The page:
Abu Dhabi returns to port in Volvo Ocean Race
AUCKLAND, New Zealand (AP) -- Abu Dhabi's faltering campaign in the round-the-world Volvo Ocean Race endured another setback Sunday when skipper Ian Walker was forced to suspend racing six hours into the fifth leg with major equipment failure.
A bulkhead for a key sail broke off its mounting after the fifth-placed boat crashed into a huge wave while sailing out toward the Southern Ocean. The boat returned to Auckland for repairs as the rest of the fleet navigated toward stormy conditions having only left the New Zealand port earlier on Sunday to start the leg.
Earlier, the last-placed yacht in the Volvo Ocean Race, China's Sanya, led the six-boat fleet out of Auckland's Waitemata Harbor at the start of the leg to Brazil.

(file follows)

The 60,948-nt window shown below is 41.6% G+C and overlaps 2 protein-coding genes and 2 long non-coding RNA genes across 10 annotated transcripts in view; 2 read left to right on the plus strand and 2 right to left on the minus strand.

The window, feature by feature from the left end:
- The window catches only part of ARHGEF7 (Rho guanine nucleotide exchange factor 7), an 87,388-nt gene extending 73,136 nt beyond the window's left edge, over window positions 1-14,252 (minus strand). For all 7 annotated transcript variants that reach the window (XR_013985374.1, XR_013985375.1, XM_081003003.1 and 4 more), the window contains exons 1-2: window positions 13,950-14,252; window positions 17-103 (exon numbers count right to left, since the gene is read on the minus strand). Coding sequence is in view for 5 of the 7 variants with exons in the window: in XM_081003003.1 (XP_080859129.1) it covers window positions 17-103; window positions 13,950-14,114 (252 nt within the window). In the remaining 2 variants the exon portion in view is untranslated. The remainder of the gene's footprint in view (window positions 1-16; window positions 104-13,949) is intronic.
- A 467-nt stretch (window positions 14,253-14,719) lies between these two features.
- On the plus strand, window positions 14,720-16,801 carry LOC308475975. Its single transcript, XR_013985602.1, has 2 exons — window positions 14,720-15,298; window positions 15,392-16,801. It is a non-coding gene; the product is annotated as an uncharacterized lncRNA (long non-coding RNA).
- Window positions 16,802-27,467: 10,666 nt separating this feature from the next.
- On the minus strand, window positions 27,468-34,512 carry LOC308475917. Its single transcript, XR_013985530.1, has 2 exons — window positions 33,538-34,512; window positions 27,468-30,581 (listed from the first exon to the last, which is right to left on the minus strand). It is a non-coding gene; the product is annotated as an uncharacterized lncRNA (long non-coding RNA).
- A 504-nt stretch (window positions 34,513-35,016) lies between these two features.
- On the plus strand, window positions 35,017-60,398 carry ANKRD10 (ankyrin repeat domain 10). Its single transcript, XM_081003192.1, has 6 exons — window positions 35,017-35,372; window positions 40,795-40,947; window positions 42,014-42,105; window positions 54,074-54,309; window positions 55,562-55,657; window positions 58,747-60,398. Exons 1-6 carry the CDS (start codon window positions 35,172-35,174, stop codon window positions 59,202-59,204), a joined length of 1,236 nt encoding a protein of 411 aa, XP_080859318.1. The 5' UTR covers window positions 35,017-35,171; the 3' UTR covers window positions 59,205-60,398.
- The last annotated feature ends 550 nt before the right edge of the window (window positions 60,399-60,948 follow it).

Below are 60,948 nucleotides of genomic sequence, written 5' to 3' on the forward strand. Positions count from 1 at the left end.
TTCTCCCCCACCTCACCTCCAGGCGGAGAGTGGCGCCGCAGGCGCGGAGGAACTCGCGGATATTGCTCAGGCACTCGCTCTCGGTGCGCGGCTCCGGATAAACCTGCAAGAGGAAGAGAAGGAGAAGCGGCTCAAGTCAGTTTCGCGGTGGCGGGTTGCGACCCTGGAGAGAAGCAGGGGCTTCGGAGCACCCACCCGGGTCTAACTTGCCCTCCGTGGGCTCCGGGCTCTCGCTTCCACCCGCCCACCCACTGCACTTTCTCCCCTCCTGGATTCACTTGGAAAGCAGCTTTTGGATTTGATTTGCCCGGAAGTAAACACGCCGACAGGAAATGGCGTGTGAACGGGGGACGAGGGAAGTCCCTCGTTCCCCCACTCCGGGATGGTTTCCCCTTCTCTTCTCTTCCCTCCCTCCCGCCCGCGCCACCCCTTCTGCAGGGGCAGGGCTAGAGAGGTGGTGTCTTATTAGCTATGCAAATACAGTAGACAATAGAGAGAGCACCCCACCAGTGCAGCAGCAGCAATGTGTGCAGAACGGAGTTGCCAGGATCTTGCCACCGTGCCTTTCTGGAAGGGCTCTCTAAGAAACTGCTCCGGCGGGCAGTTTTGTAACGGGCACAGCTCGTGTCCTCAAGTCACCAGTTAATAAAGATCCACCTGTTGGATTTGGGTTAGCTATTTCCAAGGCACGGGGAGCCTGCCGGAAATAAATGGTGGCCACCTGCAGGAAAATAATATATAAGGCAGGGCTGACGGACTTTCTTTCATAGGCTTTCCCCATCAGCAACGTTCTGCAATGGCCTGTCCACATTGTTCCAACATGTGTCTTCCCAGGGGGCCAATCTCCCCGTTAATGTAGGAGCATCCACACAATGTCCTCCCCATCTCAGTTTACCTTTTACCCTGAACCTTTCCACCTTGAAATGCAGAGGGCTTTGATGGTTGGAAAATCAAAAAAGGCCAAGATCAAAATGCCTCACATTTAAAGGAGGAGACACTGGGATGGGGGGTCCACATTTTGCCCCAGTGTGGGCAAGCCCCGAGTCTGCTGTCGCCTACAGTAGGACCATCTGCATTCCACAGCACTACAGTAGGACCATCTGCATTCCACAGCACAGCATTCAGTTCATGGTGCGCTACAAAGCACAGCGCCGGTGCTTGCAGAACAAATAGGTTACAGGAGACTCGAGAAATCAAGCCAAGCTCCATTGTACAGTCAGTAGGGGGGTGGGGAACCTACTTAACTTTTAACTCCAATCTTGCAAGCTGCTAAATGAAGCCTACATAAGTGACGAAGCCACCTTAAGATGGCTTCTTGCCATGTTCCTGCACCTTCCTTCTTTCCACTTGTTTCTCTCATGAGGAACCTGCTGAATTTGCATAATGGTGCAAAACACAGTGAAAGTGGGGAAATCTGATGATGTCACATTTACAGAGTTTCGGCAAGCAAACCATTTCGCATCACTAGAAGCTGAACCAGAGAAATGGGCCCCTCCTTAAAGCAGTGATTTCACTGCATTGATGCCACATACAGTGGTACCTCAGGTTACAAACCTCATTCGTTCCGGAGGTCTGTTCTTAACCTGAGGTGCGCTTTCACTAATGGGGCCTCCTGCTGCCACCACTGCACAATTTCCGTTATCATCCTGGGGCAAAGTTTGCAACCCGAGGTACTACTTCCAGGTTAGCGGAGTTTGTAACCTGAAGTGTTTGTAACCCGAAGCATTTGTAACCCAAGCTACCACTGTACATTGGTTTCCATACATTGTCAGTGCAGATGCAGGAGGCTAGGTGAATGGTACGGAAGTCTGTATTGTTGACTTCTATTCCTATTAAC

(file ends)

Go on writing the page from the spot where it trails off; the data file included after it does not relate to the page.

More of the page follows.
Sanya won the start off downtown Auckland, led through an in-harbor loop, then turned in the lead as the yachts steered toward New Zealand's East Cape.
Abu Dhabi has struggled from the first day of the race in October, when it was forced to pull out of the first leg with a broken mast.
It won an in-port race in front of their home fans in the United Arab Emirates during the third stopover but has otherwise struggled in the longer stages that carry the most points.
The latest setback is expected to take around 24 hours to fix.
The rest of the fleet was expected to sail into strong winds and heavy seas soon after leaving Auckland in a foretaste of the stormy waters of the Southern Ocean on the 6,700 nautical mile leg to Itajai in Brazil.
Spain's Telefonica leads the race after five legs ahead of France's Groupama and the New Zealand yacht Camper.
The race is scheduled to finish in Galway, Ireland, on July 8 - nine months and more than 39,000 nautical miles after setting out from Alicante, Spain.